Both fighters were reportedly guaranteed $1 million with Tyson’s take potentially reaching $10 million if certain financial targets were met.

Other Bouts

YouTube sensation Jake Paul, who we reluctantly concede has more than a modicum of talent in the fisticuffing department, knocked out Nate Robinson in the second round and it was a clean knockout with Robinson knocked out cold. The 36-year-old Robinson, the former NBA point guard who was a three-time slam dunk champion during his 11-year NBA career, is a well-rounded athlete, good enough to start as a cornerback in football during his freshman year at the University of Washington, but his athleticism didn’t translate to the squared circle as he looked like a common bar brawler.

Former two-division belt-holder Badou Jack (22-3-4), who said he appeared on the card as a favor to his friend Mike Tyson, was a clear-cut winner over hard-trying but out-classed Blake McKernan in an 8-round cruiserweight match.

At age 37, Jack’s career is winding down. He tipped the scales at 188 ¾, 14 pounds more than in his previous engagement vs. Jean Pascal. McKernan, a natural cruiserweight from Sacramento, was undefeated coming in (13-0), but was in over his head against Jack, a former Olympian and veteran of seven world title fights.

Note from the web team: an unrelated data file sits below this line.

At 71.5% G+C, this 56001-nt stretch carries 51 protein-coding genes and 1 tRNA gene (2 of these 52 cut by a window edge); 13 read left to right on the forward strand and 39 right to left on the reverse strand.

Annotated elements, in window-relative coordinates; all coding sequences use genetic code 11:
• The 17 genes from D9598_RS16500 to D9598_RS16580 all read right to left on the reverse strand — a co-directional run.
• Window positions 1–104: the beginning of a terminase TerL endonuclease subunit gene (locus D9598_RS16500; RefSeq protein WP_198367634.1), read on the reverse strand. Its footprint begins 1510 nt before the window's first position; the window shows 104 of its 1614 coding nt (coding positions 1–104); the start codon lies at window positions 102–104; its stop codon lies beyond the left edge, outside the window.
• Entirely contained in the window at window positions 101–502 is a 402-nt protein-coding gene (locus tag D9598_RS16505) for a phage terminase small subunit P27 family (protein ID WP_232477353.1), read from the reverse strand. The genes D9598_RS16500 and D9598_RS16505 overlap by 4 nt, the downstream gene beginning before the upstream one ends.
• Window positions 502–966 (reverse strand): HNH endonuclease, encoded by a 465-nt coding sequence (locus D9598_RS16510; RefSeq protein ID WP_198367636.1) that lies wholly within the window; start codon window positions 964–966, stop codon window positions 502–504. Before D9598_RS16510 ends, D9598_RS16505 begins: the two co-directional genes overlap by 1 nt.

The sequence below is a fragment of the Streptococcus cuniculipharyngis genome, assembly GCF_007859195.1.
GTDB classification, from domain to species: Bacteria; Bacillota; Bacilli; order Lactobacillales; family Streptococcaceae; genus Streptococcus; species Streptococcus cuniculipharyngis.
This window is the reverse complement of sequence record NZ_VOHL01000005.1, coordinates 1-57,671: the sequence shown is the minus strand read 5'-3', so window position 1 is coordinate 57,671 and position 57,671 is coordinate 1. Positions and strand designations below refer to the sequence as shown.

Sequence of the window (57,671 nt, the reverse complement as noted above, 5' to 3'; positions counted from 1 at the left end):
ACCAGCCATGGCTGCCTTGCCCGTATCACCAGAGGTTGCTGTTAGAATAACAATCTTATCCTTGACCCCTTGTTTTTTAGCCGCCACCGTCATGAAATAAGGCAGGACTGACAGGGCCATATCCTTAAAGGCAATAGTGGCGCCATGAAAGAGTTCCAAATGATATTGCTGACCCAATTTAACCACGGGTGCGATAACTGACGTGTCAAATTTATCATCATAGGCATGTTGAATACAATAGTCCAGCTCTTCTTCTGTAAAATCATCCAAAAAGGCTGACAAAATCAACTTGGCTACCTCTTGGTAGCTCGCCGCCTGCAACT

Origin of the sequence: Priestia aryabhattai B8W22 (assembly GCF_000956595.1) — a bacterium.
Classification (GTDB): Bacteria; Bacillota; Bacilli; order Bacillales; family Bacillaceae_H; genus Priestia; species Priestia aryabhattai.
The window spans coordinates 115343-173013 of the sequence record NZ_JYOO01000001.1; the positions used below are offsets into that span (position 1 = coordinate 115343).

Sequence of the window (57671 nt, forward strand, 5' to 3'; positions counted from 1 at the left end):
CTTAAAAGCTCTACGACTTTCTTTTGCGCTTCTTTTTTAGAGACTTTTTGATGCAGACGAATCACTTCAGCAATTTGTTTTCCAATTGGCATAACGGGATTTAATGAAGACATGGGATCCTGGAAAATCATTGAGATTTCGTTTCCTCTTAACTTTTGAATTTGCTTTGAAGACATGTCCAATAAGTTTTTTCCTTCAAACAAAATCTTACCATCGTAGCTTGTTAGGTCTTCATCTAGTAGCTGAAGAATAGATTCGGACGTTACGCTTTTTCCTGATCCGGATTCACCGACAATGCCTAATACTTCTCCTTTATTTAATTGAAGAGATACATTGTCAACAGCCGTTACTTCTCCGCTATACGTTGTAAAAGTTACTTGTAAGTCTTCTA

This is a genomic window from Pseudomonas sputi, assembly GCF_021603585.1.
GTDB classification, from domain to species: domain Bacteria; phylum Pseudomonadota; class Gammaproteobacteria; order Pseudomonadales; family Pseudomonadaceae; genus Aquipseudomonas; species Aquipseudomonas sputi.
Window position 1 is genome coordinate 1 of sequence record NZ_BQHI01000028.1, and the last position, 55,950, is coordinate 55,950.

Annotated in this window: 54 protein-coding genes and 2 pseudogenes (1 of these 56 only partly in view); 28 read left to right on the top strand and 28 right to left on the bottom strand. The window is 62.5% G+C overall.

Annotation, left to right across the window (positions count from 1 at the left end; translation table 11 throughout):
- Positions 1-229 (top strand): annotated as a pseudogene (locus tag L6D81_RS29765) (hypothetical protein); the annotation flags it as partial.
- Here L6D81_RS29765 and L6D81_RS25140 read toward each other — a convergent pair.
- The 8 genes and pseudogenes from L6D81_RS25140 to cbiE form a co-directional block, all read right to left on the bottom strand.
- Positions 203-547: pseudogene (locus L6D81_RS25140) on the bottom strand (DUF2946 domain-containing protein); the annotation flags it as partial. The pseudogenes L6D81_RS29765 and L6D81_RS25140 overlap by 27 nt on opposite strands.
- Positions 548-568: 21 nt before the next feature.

In a good action fight, Worcester, Massachusetts lightweight Jamaine Ortiz, a carpenter by trade, improved to 14-0 (8) with a seventh-round stoppage of Sulaiman Segawa (13-3-1), a Maryland-based Ugandan.

In the first bout on the program, Fort Worth featherweight Edward Vazquez improved to 9-0 (1) with an 8-round split decision over Jamaine Ortiz stablemate Irvin Gonzalez (14-3).

Heavyweight Juiseppe “Joe” Cusumano improved to 19-3 (17) with a sixth-round stoppage of late sub Gregory Corbin (15-4). It was the fourth straight loss for the 40-year-old Corbin who came in at a beefy 291 ¾ pounds.

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Fast Results from London: Joe Joyce Stops Daniel Dubois in the 10th

Arne K. Lang

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The historic Church House which sits in the shadow of Westminster Abbey was the site of tonight’s clash in London between unbeaten heavyweights Daniel Dubois and Joe Joyce. The bout lacked the gloss of a world title fight, but didn’t need it. The oft-postponed match, originally slated for the 02 Arena in London on April 11 with promoter Frank Warren anticipating a sellout, was fairly hyped as the most anticipated fight since Fury-Wilder II which was the last big fight before the coronavirus clampdown.